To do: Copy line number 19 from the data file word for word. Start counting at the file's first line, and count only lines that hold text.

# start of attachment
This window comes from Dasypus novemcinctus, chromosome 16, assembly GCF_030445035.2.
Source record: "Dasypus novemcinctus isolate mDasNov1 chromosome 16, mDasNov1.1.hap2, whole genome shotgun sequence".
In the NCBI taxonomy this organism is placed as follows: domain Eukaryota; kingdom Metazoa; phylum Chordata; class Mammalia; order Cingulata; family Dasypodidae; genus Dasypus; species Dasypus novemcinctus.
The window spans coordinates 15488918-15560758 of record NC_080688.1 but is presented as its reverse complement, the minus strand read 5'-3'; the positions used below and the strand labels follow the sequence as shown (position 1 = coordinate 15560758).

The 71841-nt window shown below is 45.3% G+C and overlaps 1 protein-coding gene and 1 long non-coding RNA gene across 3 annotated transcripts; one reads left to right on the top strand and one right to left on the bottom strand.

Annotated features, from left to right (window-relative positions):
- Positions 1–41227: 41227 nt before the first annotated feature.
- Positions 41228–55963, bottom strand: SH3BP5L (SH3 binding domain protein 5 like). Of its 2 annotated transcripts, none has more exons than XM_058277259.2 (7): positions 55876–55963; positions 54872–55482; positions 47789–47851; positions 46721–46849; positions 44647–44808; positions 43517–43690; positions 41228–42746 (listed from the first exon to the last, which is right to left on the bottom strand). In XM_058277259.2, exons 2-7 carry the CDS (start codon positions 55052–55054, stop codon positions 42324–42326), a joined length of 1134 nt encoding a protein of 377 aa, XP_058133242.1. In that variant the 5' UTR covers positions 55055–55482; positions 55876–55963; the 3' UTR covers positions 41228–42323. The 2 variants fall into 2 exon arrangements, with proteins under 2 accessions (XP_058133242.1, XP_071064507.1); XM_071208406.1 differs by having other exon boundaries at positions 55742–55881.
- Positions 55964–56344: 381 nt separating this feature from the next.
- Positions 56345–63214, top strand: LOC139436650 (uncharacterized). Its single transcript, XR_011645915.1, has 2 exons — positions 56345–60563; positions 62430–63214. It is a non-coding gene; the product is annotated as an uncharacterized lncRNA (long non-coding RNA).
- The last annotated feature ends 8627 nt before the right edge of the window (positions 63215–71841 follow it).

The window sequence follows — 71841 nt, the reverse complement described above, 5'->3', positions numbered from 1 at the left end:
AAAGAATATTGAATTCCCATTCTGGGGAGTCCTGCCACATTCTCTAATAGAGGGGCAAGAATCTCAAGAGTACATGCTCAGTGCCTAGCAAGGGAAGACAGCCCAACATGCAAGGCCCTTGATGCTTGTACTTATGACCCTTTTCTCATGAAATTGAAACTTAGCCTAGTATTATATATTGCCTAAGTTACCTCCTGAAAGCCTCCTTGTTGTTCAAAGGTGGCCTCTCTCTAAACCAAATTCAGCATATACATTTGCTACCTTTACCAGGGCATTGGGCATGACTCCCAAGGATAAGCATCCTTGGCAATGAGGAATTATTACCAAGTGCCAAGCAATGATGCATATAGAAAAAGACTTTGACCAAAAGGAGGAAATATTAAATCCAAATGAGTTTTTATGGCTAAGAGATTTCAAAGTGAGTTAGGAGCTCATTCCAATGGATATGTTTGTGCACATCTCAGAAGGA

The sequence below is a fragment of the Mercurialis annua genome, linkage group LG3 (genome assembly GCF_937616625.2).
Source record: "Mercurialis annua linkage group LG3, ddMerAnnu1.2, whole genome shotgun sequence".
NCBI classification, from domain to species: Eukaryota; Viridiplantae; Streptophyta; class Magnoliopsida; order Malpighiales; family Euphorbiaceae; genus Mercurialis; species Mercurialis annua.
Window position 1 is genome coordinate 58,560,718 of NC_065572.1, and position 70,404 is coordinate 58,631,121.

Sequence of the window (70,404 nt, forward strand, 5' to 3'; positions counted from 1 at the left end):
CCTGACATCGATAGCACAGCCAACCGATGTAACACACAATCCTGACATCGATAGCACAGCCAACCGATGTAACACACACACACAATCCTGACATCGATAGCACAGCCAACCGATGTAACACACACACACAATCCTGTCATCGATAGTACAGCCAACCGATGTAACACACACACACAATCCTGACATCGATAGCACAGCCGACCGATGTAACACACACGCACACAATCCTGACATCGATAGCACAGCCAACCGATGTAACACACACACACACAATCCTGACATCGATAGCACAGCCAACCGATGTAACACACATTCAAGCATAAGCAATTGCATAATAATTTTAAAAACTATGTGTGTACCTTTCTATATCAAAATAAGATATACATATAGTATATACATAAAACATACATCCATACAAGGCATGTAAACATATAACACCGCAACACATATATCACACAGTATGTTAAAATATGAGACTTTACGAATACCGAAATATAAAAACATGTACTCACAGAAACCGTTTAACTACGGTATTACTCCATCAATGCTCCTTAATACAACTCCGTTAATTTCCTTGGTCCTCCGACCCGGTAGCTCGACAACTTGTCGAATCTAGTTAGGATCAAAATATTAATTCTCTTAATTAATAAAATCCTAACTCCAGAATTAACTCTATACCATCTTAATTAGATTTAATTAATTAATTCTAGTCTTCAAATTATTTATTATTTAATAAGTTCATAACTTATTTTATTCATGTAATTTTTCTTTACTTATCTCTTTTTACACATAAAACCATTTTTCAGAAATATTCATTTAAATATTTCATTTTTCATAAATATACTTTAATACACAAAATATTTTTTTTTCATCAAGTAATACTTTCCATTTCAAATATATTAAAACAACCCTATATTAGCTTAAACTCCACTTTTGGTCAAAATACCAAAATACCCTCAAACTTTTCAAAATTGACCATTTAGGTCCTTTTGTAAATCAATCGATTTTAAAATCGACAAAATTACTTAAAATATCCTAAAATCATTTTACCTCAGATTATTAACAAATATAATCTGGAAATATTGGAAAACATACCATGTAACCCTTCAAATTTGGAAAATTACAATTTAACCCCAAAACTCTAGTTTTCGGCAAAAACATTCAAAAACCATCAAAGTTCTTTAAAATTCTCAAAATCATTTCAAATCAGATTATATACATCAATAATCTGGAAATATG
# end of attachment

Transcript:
CCTGACATCGATAGCACAGCCAACCGATGTAACACACAATCCTGACATCGATAGCACAGCCAACCGATGTAACACACACACACAATCCTGACATCGATAGCACAGCCAACCGATGTAACACACACACACAATCCTGTCATCGATAGTACAGCCAACCGATGTAACACACACACACAATCCTGACATCGATAGCACAGCCGACCGATGTAACACACACGCACACAATCCTGACATCGATAGCACAGCCAACCGATGTAACACACACACACACAATCCTGACATCGATAGCACAGCCAACCGATGTAACACACATTCAAGCATAAGCAATTGCATAATAATTTTAAAAACTATGTGTGTACCTTTCTATATCAAAATAAGATATACATATAGTATATACATAAAACATACATCCATACAAGGCATGTAAACATATAACACCGCAACACATATATCACACAGTATGTTAAAATATGAGACTTTACGAATACCGAAATATAAAAACATGTACTCACAGAAACCGTTTAACTACGGTATTACTCCATCAATGCTCCTTAATACAACTCCGTTAATTTCCTTGGTCCTCCGACCCGGTAGCTCGACAACTTGTCGAATCTAGTTAGGATCAAAATATTAATTCTCTTAATTAATAAAATCCTAACTCCAGAATTAACTCTATACCATCTTAATTAGATTTAATTAATTAATTCTAGTCTTCAAATTATTTATTATTTAATAAGTTCATAACTTATTTTATTCATGTAATTTTTCTTTACTTATCTCTTTTTACACATAAAACCATTTTTCAGAAATATTCATTTAAATATTTCATTTTTCATAAATATACTTTAATACACAAAATATTTTTTTTTCATCAAGTAATACTTTCCATTTCAAATATATTAAAACAACCCTATATTAGCTTAAACTCCACTTTTGGTCAAAATACCAAAATACCCTCAAACTTTTCAAAATTGACCATTTAGGTCCTTTTGTAAATCAATCGATTTTAAAATCGACAAAATTACTTAAAATATCCTAAAATCATTTTACCTCAGATTATTAACAAATATAATCTGGAAATATTGGAAAACATACCATGTAACCCTTCAAATTTGGAAAATTACAATTTAACCCCAAAACTCTAGTTTTCGGCAAAAACATTCAAAAACCATCAAAGTTCTTTAAAATTCTCAAAATCATTTCAAATCAGATTATATACATCAATAATCTGGAAATATG